Theravāda is a major branch of Buddhism having the the Pali canon (tipitaka) as their canonical literature, which includes the vinaya-pitaka (monastic rules), the sutta-pitaka (Buddhist sermons) and the abhidhamma-pitaka (philosophy and psychology).
Mahayana (major branch of Buddhism)Source: academia.edu: A Study and Translation of the Gaganagañjaparipṛcchā
Jīvita (जीवित) refers to “(one’s) life”, according to the Gaganagañjaparipṛcchā: the eighth chapter of the Mahāsaṃnipāta (a collection of Mahāyāna Buddhist Sūtras).—Accordingly, “Then, the Lord went on to speak these verses: ‘(32) The wise people, having understood the fact that all dharmas are like an illusion (māyopama), are not attached to their bodies and lives (kāya-jīvita). They never hold on them, in such a way, they are certain to attain the awakening. [...]’”.Source: De Gruyter: A Buddhist Ritual Manual on Agriculture
Jīvita (जीवित) refers to “one’s life”, according to the Vajratuṇḍasamayakalparāja, an ancient Buddhist ritual manual on agriculture from the 5th-century (or earlier), containing various instructions for the Sangha to provide agriculture-related services to laypeople including rain-making, weather control and crop protection.—Accordingly, [after the Bhagavān reached the vicinity of the residence of Vaiśravaṇa], “Then at the time of drought [at] the lotus lake, all forest flowers, fruits, leaves and foliage were dry, the flowers withered. The fish, Makaras, Timiṅgilas, alligators, bees and various other water-born beings were deprived of water, and when only little water remained they fled in the ten directions, dashed, ran with pained hearts because their lives were obstructed (jīvita-virodha) and ruined”.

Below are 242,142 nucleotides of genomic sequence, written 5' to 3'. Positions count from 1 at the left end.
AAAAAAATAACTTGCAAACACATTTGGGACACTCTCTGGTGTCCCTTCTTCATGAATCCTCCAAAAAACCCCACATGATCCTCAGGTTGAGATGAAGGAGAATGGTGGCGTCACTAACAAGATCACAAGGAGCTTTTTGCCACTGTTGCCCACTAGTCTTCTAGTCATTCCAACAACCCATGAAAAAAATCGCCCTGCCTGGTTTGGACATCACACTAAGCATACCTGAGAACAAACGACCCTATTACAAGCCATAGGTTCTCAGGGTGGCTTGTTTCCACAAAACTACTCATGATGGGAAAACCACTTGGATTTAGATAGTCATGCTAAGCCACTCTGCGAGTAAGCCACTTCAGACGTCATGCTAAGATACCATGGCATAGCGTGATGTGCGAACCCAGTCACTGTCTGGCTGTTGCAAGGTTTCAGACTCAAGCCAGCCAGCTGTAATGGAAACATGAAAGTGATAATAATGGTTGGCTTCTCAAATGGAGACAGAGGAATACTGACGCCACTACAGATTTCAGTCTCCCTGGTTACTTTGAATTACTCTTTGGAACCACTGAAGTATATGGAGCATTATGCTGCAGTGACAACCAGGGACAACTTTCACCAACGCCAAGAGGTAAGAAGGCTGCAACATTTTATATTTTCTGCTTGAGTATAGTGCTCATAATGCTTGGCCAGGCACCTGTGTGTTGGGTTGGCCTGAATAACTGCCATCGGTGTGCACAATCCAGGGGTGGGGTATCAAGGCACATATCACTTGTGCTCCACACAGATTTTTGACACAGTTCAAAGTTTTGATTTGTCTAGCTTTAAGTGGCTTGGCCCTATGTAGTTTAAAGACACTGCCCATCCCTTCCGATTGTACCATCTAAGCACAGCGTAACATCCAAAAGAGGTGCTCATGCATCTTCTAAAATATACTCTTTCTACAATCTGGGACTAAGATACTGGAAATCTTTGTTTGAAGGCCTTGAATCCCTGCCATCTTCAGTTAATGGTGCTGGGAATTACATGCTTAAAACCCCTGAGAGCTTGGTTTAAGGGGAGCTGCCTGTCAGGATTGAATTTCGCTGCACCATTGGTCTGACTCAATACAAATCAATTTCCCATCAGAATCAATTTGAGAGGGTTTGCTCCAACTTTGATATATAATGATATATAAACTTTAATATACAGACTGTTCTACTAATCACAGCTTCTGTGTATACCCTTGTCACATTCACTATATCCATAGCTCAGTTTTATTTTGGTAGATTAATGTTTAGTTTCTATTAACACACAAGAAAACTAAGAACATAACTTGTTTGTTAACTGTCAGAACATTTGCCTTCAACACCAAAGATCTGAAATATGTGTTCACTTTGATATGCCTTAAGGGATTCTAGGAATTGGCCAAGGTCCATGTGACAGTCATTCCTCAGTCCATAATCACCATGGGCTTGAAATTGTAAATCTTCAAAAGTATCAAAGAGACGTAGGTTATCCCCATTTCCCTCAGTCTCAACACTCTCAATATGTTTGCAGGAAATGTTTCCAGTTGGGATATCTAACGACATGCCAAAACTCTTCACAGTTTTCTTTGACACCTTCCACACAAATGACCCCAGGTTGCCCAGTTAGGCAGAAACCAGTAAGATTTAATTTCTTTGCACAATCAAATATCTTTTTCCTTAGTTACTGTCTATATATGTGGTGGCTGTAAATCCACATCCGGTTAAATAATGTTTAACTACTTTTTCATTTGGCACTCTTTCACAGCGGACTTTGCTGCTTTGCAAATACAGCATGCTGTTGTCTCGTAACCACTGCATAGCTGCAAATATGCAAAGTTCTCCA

Mahayana (महायान, mahāyāna) is a major branch of Buddhism focusing on the path of a Bodhisattva (spiritual aspirants/ enlightened beings). Extant literature is vast and primarely composed in the Sanskrit language. There are many sūtras of which some of the earliest are the various Prajñāpāramitā sūtras.
General definition (in Buddhism)Source: Wisdom Library: Dharma-samgraha
Jīvita (जीवित, “life”) refers to one of the thirteen “conditions” (saṃskāra) that are “unassociated with mind” (citta-viprayukta) as defined in the Dharma-saṃgraha (section 30). The Dharma-samgraha (Dharmasangraha) is an extensive glossary of Buddhist technical terms in Sanskrit (e.g., jīvita). The work is attributed to Nagarjuna who lived around the 2nd century A.D.